• What can the student do?
    • What can’t the student do?
    • How does the student’s work compare with that of others?
    • How can the student do better?
  5. Feedback should reference a skill or specific knowledge.
    This is when rubrics become a useful tool. A rubric is an instrument to communicate expectations for an assignment. Effective rubrics provide students with very specific information about their performance, comparative to an established range of standards. For younger students, try highlighting rubric items that the student is meeting or try using a sticker chart.
  6. Give feedback to keep students “on target” for achievement.
    Regular check-ins with students let them know where they stand in the classroom and with you. Utilize the “four questions” to guide your feedback.
  7. Host a one-on-one conference.
    Providing a one-on-one meeting with a student is one of the most effective means of providing feedback. The student will look forward to having the attention, and it allows the opportunity to ask necessary questions. A one-on-one conference should be generally optimistic, as this will encourage the student to look forward to the next meeting. As with all aspects of teaching, this strategy requires good time management. Try meeting with a student while the other students are working independently. Time the meetings so that they last no longer than 10 minutes.
  8. Feedback can be given verbally, nonverbally, or in written form.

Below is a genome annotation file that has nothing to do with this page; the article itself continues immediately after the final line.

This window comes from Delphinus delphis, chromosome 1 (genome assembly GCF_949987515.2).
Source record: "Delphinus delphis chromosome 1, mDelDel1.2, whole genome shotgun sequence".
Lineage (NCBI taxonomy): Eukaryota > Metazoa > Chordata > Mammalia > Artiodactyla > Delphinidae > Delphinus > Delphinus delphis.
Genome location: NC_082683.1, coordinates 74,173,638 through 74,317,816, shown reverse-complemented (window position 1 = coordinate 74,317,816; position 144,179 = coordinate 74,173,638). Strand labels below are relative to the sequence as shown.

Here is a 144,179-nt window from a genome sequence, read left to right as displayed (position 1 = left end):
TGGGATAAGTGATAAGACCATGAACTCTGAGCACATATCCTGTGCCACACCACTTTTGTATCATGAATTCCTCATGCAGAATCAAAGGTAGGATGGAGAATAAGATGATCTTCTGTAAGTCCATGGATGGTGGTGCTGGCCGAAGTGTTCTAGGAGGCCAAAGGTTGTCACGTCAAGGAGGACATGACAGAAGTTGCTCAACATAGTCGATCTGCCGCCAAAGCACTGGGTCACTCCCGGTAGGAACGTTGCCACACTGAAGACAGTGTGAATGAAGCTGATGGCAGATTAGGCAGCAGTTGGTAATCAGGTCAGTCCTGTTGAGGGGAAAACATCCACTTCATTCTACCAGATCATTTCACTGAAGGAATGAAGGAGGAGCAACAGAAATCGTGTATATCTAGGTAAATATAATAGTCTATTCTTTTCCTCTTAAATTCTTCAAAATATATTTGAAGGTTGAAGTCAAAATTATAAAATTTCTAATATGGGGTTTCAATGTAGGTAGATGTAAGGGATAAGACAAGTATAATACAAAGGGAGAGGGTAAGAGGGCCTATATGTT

Be sure to keep your frowns in check. It is imperative that we examine our nonverbal cues. Facial expressions and gestures are also means of delivering feedback. This means that when you hand back that English paper, it is best not to scowl.
  9. Concentrate on one ability.
    It makes a far greater impact on the student when only one skill is critiqued versus the entire paper being the focus of everything that is wrong. For example, when I taught Writer’s Workshop at the elementary level, I would let students know that, for that day, I was going to be checking on the indentation of paragraphs within their writing. When I conferenced with a student, that was my focus instead of all the other aspects of their writing. The next day would feature a new focus.
  10. Alternate due dates for your students/classes.
    Utilize this strategy when grading papers or tests. This strategy allows you the necessary time to provide quality, written feedback. This can also include using a rotation chart for students to conference with at a deeper, more meaningful level. Students will also know when it is their turn to meet with you and are more likely to bring questions of their own to the conference.
  11. Educate students on how to give feedback to each other.